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Ringing the changes – what’s so special about a telephone box?

21 July 2023

Introducing Rakewell, Apollo’s wandering eye on the art world. Look out for regular posts taking a rakish perspective on art and museum stories.

Rakewell is resigned to the fact that in most cities you will find tourists queuing to take snaps in front of favoured landmarks such as the Eiffel Tower or the Colosseum. In London, however, tourists queue to be snapped beside a classic red telephone box. The supermodel of the telephone box is often considered to be the classically-inspired K2, designed by Giles Gilbert Scott in 1924. Rakewell shares the tourists’ fondness for this telephone box, not least because it harks back to a time before the perennial presence of mobile phones – though perhaps not enough fondness to want be photographed (by a mobile phone) inside one.

Great telephonic news reached Rakewell’s ear this week: four K8 telephone kiosks on London Underground platforms have been Grade II-listed by Historic England, thanks to tireless campaigning by the Twentieth Century Society. These lesser-spotted ‘iconic boxes’, as the society’s director Catherine Croft calls them, now stand as monuments to the commitment to allowing people to talk while en route. Designed by Bruce Martin in 1965, their design is, as Croft has it, refreshingly ‘modern and minimalist’. Rakewell particularly appreciates the bold blue hue sported by one example at High Street Kensington.

A newly-listed K8 telephone box at Chalfont & Latimer station in London. Photo: Historic England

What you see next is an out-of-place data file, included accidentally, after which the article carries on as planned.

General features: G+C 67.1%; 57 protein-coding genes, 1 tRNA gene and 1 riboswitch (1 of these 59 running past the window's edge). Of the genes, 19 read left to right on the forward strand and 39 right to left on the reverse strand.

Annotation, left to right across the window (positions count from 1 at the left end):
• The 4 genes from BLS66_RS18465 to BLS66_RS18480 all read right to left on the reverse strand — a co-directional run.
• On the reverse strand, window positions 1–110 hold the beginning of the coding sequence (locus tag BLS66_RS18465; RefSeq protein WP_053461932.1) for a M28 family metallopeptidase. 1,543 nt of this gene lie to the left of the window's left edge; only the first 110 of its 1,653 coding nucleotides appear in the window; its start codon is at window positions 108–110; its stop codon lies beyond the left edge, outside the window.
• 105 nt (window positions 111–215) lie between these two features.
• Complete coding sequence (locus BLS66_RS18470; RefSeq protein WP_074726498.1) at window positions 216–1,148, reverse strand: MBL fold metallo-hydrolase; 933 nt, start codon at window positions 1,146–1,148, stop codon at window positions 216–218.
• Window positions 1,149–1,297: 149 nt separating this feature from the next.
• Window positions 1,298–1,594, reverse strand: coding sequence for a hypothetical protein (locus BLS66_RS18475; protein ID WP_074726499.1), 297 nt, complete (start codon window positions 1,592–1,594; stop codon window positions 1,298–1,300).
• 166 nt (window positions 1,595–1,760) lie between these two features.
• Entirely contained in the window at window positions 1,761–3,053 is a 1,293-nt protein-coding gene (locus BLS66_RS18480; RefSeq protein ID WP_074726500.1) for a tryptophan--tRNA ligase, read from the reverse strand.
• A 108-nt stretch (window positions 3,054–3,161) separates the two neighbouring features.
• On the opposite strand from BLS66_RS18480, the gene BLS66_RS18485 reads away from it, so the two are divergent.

There are a great many telephone box enthusiasts for whom this will be very happy news. Many of the K8s disappeared after British Telecom was privatised, when they were replaced with a far less satisfactory three-sided box; only 56 of the original 11,000 K8s survive. It should be noted that the original design stipulated that these embodiments of a late 20th-century chic should be aluminium. But, as the author of one telephone box fansite – yes, there is more than one – recounts, with only the merest whiff of disapproval: ‘the General Post Office again refused to switch to aluminium, instead using cast-iron’.

Curiously, in an act of morphic resonance, the singer-songwriter who is most associated with telephones, Beyoncé – see her stunning interrogation of the contraption with Lady Gaga in ‘Telephone’ – has released a new scent. Sadly, this is only available in the US, but we are all informed that this perfume, ‘crafted and designed by Beyoncé’, comes ‘encased in art’. Rakewell looks forward to seeing what the next feat by the pop superwoman might be, but suspects it will likely not involve getting changed in a telephone box. More’s the pity.

Got a story for Rakewell? Get in touch at rakewell@apollomag.com or via @Rakewelltweets.